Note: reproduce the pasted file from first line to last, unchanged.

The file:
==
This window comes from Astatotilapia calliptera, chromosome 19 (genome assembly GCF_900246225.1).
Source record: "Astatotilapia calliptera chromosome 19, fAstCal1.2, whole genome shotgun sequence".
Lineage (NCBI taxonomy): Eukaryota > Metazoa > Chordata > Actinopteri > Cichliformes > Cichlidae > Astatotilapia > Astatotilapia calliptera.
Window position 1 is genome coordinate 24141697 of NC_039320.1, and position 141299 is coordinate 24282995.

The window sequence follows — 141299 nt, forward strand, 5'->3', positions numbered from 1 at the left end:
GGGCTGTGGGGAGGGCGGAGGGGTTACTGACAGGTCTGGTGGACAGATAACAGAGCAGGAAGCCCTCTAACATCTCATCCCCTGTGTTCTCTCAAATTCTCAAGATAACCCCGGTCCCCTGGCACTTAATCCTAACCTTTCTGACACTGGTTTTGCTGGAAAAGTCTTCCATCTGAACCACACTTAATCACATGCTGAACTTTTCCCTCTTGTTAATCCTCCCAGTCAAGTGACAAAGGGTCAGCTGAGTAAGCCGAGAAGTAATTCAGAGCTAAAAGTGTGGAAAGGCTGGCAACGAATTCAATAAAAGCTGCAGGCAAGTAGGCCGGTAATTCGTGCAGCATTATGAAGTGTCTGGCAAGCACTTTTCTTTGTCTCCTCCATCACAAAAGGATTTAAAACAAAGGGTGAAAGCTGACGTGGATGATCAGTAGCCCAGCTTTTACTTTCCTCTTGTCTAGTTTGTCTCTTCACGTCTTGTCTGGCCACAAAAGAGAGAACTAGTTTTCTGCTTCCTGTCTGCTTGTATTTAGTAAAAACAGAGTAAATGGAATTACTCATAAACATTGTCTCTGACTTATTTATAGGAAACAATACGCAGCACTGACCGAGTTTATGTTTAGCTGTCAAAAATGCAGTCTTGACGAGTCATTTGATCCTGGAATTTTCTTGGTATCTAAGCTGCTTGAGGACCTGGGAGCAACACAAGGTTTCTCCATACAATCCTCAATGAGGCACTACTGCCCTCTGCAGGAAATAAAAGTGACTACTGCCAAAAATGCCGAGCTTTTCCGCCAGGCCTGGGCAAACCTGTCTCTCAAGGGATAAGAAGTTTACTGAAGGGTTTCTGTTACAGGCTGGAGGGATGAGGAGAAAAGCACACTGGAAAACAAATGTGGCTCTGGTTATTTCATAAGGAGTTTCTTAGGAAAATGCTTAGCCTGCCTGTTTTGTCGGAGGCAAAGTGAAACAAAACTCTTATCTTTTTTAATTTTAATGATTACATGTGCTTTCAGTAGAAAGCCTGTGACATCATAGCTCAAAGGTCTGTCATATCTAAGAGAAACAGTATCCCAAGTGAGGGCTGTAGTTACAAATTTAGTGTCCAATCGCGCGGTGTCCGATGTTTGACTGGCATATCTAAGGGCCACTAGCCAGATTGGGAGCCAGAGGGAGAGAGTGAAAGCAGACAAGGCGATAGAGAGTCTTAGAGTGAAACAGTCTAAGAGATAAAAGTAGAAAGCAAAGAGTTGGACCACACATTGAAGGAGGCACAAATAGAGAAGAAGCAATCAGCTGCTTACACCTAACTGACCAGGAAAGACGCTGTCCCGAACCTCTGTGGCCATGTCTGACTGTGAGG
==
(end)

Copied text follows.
This window comes from Astatotilapia calliptera, chromosome 19 (genome assembly GCF_900246225.1).
Source record: "Astatotilapia calliptera chromosome 19, fAstCal1.2, whole genome shotgun sequence".
Lineage (NCBI taxonomy): Eukaryota > Metazoa > Chordata > Actinopteri > Cichliformes > Cichlidae > Astatotilapia > Astatotilapia calliptera.
Window position 1 is genome coordinate 24141697 of NC_039320.1, and position 141299 is coordinate 24282995.

The window sequence follows — 141299 nt, forward strand, 5'->3', positions numbered from 1 at the left end:
GGGCTGTGGGGAGGGCGGAGGGGTTACTGACAGGTCTGGTGGACAGATAACAGAGCAGGAAGCCCTCTAACATCTCATCCCCTGTGTTCTCTCAAATTCTCAAGATAACCCCGGTCCCCTGGCACTTAATCCTAACCTTTCTGACACTGGTTTTGCTGGAAAAGTCTTCCATCTGAACCACACTTAATCACATGCTGAACTTTTCCCTCTTGTTAATCCTCCCAGTCAAGTGACAAAGGGTCAGCTGAGTAAGCCGAGAAGTAATTCAGAGCTAAAAGTGTGGAAAGGCTGGCAACGAATTCAATAAAAGCTGCAGGCAAGTAGGCCGGTAATTCGTGCAGCATTATGAAGTGTCTGGCAAGCACTTTTCTTTGTCTCCTCCATCACAAAAGGATTTAAAACAAAGGGTGAAAGCTGACGTGGATGATCAGTAGCCCAGCTTTTACTTTCCTCTTGTCTAGTTTGTCTCTTCACGTCTTGTCTGGCCACAAAAGAGAGAACTAGTTTTCTGCTTCCTGTCTGCTTGTATTTAGTAAAAACAGAGTAAATGGAATTACTCATAAACATTGTCTCTGACTTATTTATAGGAAACAATACGCAGCACTGACCGAGTTTATGTTTAGCTGTCAAAAATGCAGTCTTGACGAGTCATTTGATCCTGGAATTTTCTTGGTATCTAAGCTGCTTGAGGACCTGGGAGCAACACAAGGTTTCTCCATACAATCCTCAATGAGGCACTACTGCCCTCTGCAGGAAATAAAAGTGACTACTGCCAAAAATGCCGAGCTTTTCCGCCAGGCCTGGGCAAACCTGTCTCTCAAGGGATAAGAAGTTTACTGAAGGGTTTCTGTTACAGGCTGGAGGGATGAGGAGAAAAGCACACTGGAAAACAAATGTGGCTCTGGTTATTTCATAAGGAGTTTCTTAGGAAAATGCTTAGCCTGCCTGTTTTGTCGGAGGCAAAGTGAAACAAAACTCTTATCTTTTTTAATTTTAATGATTACATGTGCTTTCAGTAGAAAGCCTGTGACATCATAGCTCAAAGGTCTGTCATATCTAAGAGAAACAGTATCCCAAGTGAGGGCTGTAGTTACAAATTTAGTGTCCAATCGCGCGGTGTCCGATGTTTGACTGGCATATCTAAGGGCCACTAGCCAGATTGGGAGCCAGAGGGAGAGAGTGAAAGCAGACAAGGCGATAGAGAGTCTTAGAGTGAAACAGTCTAAGAGATAAAAGTAGAAAGCAAAGAGTTGGACCACACATTGAAGGAGGCACAAATAGAGAAGAAGCAATCAGCTGCTTACACCTAACTGACCAGGAAAGACGCTGTCCCGAACCTCTGTGGCCATGTCTGACTGTGAGG